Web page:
CREATIVE FUNDING IDEAS FOR YOUR SMALL BUSINESS
HELP FOR GLOBAL ENTREPRENEURS
A recent Gallup Study found that 70% of American workers are unhappy in their jobs. The research went on to say that these employees were less productive and engaged in their work. That startling figure drastically contrasts with U.K. data from the Office for National Statistics and published in the Guardian which found in 2010 (most recent period available) that 77 percent of U.K. citizens were “somewhat, mostly, or completely satisfied” in their work.
Does that mean U.K. workers are much happier in their work than their U.S. counterparts? Not necessarily. One can’t definitively compare these results since the survey questions approached the topic in different manners.
Dissatisfaction in the workplace is a driving force for the boom in entrepreneurship. Combine that with high levels of global unemployment and you have a perfect climate for entrepreneurial endeavors. Many former employees have taken the plunge into the online entrepreneurial world. Others choose more tangible commercial businesses.
Small entrepreneurs can usually fund their own businesses, those with larger operations and large inventories usually need some funding. Here in Silicon Valley there is venture capital clamoring for unique business ideas. The venture capital usually goes to unique start up ideas or early stage entrepreneurs. But some businesses prefer invoice finance and aren’t suitable for venture capital.
How to Fund Your Business Idea
The funding choices for entrepreneurs and small businesses include self financing, using your credit cards (I don’t recommend this one), using a peer to peer lender, or friends and family (get everything in writing and make sure your relationship can handle this one). Many family and friend relationships have gone sour due to unpaid or misunderstood financial arrangements. Larger and more established organizations can acquire commercial finance within their businesses. This is not for every firm.
Creative Business Funding Ideas
For a small business idea, you can’t go into debt if you’ve saved up the money to fund your own business. Take a few thousand dollars or GBPs and use it for initial start up and capital funding. If the idea takes off, you can look to other financing options. If this idea fails, you haven’t lost too much or gone into debt.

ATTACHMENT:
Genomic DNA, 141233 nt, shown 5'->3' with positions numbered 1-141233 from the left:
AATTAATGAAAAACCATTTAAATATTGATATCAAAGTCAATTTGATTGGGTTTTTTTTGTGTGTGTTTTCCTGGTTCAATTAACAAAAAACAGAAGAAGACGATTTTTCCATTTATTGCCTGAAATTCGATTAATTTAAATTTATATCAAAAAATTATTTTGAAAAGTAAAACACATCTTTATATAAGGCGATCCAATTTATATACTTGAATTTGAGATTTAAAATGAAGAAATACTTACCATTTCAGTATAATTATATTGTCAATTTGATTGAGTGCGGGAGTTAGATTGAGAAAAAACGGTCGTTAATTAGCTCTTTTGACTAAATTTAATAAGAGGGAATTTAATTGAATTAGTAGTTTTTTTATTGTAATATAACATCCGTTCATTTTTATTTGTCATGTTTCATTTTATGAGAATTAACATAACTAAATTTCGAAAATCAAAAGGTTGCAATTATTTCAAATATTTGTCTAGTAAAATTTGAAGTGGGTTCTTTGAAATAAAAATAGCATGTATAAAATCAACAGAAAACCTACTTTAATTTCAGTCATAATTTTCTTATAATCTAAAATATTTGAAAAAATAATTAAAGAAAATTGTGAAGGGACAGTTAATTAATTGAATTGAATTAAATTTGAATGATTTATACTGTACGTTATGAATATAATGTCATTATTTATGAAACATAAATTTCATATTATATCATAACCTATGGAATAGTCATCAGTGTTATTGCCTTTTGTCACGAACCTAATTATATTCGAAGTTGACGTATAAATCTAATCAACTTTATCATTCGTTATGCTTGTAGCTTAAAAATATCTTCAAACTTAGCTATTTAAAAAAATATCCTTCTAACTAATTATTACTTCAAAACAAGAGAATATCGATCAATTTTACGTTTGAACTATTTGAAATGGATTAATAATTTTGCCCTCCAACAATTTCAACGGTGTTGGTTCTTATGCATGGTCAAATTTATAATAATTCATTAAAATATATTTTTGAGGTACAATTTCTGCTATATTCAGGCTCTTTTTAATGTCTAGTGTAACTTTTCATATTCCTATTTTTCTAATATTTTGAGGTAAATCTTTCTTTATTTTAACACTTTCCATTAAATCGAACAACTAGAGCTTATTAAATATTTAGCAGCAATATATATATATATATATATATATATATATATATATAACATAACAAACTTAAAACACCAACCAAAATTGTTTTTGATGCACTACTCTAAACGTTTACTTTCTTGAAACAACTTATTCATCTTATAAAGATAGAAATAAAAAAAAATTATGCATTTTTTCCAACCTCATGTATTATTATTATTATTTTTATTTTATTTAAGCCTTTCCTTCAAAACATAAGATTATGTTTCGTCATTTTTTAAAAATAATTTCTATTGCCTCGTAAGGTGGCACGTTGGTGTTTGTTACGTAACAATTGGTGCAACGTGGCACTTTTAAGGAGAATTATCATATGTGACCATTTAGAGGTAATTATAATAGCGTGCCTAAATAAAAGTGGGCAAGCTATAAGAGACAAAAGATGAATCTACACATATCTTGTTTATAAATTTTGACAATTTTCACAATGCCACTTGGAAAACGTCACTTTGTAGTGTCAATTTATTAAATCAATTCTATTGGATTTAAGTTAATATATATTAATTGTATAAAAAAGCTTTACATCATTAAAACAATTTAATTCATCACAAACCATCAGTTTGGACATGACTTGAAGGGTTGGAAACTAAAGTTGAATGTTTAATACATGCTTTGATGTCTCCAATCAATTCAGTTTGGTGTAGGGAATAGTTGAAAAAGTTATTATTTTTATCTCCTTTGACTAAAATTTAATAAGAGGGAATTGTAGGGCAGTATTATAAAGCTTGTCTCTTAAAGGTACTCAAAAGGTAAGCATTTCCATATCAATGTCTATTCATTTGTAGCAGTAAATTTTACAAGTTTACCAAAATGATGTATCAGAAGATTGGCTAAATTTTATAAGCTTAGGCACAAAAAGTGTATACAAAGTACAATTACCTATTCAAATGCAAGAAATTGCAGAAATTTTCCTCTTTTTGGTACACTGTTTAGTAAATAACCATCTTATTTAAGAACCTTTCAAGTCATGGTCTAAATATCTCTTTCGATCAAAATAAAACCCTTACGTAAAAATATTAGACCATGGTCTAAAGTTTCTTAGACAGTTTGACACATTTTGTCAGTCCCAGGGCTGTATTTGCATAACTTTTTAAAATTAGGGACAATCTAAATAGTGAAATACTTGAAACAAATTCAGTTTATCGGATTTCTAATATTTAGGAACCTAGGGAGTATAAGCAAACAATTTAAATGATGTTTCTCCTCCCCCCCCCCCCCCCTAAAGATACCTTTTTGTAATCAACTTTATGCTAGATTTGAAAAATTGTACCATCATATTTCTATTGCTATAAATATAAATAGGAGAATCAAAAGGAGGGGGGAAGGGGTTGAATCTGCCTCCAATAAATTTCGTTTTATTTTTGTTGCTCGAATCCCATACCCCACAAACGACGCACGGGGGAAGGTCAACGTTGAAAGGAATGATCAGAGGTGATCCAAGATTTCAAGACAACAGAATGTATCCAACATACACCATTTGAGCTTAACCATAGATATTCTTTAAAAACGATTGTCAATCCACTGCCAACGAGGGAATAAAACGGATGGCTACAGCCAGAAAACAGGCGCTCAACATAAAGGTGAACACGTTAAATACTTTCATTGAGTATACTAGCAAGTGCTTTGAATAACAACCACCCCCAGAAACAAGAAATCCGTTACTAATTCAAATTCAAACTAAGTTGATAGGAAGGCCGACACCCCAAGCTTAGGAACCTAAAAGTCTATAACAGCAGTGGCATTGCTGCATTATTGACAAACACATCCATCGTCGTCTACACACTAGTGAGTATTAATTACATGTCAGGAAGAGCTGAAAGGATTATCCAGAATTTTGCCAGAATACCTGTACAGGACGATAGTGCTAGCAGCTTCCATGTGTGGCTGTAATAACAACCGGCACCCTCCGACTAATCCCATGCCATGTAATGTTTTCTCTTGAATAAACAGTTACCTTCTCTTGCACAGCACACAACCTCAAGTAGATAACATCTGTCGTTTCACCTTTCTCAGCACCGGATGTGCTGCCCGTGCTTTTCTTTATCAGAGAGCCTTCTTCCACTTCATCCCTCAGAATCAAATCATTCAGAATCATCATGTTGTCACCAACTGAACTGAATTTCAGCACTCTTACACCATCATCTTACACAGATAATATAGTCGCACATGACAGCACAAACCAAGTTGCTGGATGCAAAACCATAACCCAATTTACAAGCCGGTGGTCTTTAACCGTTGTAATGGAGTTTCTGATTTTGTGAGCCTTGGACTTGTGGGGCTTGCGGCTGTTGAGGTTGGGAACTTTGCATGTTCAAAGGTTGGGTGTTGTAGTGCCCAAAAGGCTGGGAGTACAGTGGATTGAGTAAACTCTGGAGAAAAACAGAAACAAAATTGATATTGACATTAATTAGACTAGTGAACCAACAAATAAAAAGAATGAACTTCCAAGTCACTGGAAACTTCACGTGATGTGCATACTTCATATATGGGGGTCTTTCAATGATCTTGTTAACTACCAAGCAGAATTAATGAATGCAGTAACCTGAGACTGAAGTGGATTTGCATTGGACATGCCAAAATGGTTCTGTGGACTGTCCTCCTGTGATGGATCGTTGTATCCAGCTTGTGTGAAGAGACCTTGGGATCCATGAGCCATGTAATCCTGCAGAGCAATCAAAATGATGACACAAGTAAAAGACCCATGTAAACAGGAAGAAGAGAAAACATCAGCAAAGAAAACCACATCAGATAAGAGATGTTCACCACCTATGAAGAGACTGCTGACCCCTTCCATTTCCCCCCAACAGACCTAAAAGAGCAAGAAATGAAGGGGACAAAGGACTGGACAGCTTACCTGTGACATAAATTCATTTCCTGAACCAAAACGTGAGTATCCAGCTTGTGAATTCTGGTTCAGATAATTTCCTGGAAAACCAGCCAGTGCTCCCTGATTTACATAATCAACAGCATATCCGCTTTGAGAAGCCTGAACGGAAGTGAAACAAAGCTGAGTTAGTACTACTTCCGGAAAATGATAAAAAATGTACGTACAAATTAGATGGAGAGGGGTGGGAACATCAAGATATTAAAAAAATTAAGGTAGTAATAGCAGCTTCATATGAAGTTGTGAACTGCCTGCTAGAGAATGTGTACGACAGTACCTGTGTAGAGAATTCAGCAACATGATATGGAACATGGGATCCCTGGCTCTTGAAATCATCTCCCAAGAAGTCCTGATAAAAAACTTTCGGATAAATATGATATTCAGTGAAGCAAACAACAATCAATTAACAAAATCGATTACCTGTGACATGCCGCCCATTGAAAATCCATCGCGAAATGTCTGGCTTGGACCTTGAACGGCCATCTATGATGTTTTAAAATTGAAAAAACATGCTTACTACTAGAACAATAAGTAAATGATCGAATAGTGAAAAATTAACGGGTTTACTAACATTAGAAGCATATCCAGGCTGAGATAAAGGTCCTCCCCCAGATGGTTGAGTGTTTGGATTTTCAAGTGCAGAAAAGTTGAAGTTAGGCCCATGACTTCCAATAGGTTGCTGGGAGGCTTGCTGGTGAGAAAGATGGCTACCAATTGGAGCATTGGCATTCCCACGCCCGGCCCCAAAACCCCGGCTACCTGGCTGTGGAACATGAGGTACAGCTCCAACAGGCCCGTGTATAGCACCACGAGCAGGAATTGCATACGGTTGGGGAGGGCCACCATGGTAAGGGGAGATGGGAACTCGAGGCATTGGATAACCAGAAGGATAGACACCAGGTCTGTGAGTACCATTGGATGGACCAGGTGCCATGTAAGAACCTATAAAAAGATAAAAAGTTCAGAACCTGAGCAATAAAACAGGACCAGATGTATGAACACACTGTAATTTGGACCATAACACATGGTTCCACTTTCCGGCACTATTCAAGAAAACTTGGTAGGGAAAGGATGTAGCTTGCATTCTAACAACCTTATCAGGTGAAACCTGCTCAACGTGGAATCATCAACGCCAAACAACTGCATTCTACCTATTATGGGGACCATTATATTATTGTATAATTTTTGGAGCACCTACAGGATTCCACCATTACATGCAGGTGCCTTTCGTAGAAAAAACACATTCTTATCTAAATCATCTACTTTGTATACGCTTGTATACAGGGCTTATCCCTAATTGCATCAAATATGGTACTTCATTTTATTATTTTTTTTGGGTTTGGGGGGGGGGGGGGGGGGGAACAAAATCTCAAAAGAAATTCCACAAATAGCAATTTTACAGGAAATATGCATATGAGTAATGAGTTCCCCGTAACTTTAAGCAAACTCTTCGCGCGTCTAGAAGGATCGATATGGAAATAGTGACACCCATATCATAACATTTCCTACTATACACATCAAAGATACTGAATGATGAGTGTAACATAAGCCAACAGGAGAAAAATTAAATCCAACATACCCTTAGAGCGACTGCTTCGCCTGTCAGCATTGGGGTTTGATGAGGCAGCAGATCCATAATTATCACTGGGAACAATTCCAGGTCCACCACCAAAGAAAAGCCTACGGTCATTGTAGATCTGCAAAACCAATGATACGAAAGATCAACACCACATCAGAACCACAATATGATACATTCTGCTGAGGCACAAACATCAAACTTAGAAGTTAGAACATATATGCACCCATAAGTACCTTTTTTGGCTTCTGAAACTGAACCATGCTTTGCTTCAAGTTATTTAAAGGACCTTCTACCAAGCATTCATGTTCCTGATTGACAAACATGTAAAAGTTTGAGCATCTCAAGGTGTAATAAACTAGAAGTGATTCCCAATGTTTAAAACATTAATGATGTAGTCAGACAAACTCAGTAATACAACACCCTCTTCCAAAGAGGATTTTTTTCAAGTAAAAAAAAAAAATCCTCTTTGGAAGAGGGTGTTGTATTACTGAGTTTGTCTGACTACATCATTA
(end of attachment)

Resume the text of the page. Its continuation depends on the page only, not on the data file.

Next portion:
Credit Card Funding
I’ve heard of movies that couldn’t get commercial funding and the director’s maxed out their credit cards. According to Visual Economics, the “Blair Witch Project” was funded with credit cards. That movie was a success. If your project fails, you’re left with debt to pay off and no income stream. I don’t recommend this approach.
Kickstarter.com is a new way to fund creative and other business projects. Project creators set a funding goal deadline and supporters pledge their contributions. This is another company in the long line of community collaborated funding.
Peer to Peer Lending
Lending Club and Prosper are some of the bigger companies that match borrowers with lenders. Consumers like you and I can invest our money in the loans (disclosure; I invest in both Lending Club and Prosper loans). Borrowers describe their project and request a loan. Like any other loan, the funds must be repaid with interest.
Friends and Family
There’s a long tradition of enlisting friends and family in a new business. The problem with this approach is if your idea doesn’t take off and you cannot repay your friends and family, you run the risk of ruining those relationships. My recommendation for the friends and family lenders is to give the money as a gift and preserve the relationship. If not, make it a business arrangement with a legal contract.
Whether you go the traditional route and obtain funding from a bank or try more creative approaches, make sure you do your homework. Create a business plan including a thorough study of the market. Test market your idea to see if it has the potential for success. Finally, do not invest more than you can afford to lose.
Entrepreneurs, how are you funding your businesses?
image credit; google images_skip richard